The art of fooling ourselves
The other day I tweeted about two of our companies that unfortunately didn’t make it. We had invested about $150k in each one of them, they had raised about $75M each, and for some time, those two investments combined were worth about $8M in our books, which accounted for a bit less than 1% of our asset value in startups (realized and unrealized). It’s like a landslide. Those two companies are part of a portfolio of 1200 companies in total, and they are just larger rocks that followed a lot of small ones over the past few months, but I do believe that sooner rather than later, larger ones will come off that mountain of paper money. The next six to eighteen months won’t be pretty, that’s for sure.
A lot of people asked what happened to those companies and their leaders. Nothing spectacular, I am afraid, just basic first principles lost within delusion.
Richard Feynman’s first principle is not to fool yourself, knowing that you are the easiest person to fool. I often say that entrepreneurs have some sort of madness in them, and it’s necessary in order to pursue the hard truth of entrepreneurship, but the difference between being crazy and being stupid is that the former ask themselves why they are truly making certain choices. Unfortunately, most of the time, we just persuade ourselves about whatever we want our world to be, driven by illusion more than a clear vision.
For instance, I have a bunch of companies in our portfolio that have a war chest in the hundreds of millions, and they are very intentional about getting to profitability before they run out of money. However, when I talk with some of those founders, I find their sense of urgency baffling. They have managed to convince themselves that they will reach profitability by the end of 2025, while in the meantime, they are still burning 50 to 60 million every year, not realizing that their current business ratios do require to be a lot more aggressive in cutting costs and making their team more efficient. The reason is the illusion that within two years, they will be profitable with more than 50 million in the bank. The reality is that they are completely ignoring the nonsense of a framework of thinking they have set to reassure themselves. If they were facing a company in their situation, they would definitely not encourage them to continue on that course.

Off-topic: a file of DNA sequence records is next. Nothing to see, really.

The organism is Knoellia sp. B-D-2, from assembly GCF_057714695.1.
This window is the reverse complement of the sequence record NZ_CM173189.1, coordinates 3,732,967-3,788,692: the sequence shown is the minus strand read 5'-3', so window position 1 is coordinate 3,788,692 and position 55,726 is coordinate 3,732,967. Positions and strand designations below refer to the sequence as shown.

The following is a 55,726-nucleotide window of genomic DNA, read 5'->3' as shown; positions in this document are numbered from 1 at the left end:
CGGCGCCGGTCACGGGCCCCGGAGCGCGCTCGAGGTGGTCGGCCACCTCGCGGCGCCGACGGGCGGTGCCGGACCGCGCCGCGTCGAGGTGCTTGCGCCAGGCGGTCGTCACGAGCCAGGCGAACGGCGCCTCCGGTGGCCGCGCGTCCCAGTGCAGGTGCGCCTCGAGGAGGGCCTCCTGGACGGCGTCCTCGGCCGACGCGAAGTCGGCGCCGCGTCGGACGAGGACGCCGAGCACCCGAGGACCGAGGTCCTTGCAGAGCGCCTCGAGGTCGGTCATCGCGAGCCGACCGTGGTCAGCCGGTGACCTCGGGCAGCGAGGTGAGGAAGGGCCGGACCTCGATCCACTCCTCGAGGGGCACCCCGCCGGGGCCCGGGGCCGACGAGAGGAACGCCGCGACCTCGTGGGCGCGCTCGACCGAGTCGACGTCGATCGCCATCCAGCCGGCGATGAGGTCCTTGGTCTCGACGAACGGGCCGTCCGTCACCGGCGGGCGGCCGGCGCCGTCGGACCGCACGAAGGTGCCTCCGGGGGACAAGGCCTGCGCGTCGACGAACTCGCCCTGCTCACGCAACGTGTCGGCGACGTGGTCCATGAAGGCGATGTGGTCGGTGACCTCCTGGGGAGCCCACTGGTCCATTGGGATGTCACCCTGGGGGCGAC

Self-awareness is so underrated, and we very much suck at it because it hurts to be confronted with our failures, flaws, and biases. We are looking to avoid pain, so we build workarounds, we are masters at building fortresses of good-looking principles behind which we hide ourselves.
Understanding the latter is critical because to avoid delusion, you must surround yourself with the right people. But it only works if you really open up to them and the constructive inner and outer conflicts that will arise.
Ask them to first share how they feel about you and how you react to certain critics. It says a lot about how we function. For instance, I am meeting with a founder next week, and whenever we touch a striking point, he becomes very defensive, so naturally, he’s closing down instead of opening up, and it takes too much time to address some issues correctly. Making sure that he first understands how he functions will help us go through certain matters with better awareness and efficiency.
Then, ask them to address the few points that worry them the most about your business and, more importantly, ask them to demonstrate clearly their thinking. Very often, people have rightful intuitions but fail to deliver the message in a clear way.
Finally, assume that what they are saying is right and work towards their arguments and not against them. It doesn’t necessarily mean that they are fully right, but in every impression lies truth, so dig into them in order to extract some value during those discussions.
This is true for your investors but also for your advisors. I was on the phone the other day with a founder who is raising a small round with strategic angels. During our chat, he mentioned some of them who are either irrelevant to his business or, even worst, frauds who have achieved a lot less than what they claim. This kind of mistake can be easily avoided if you ask the right questions instead of remaining blinded by compelling speeches with very little ground.
Chase the nonsense.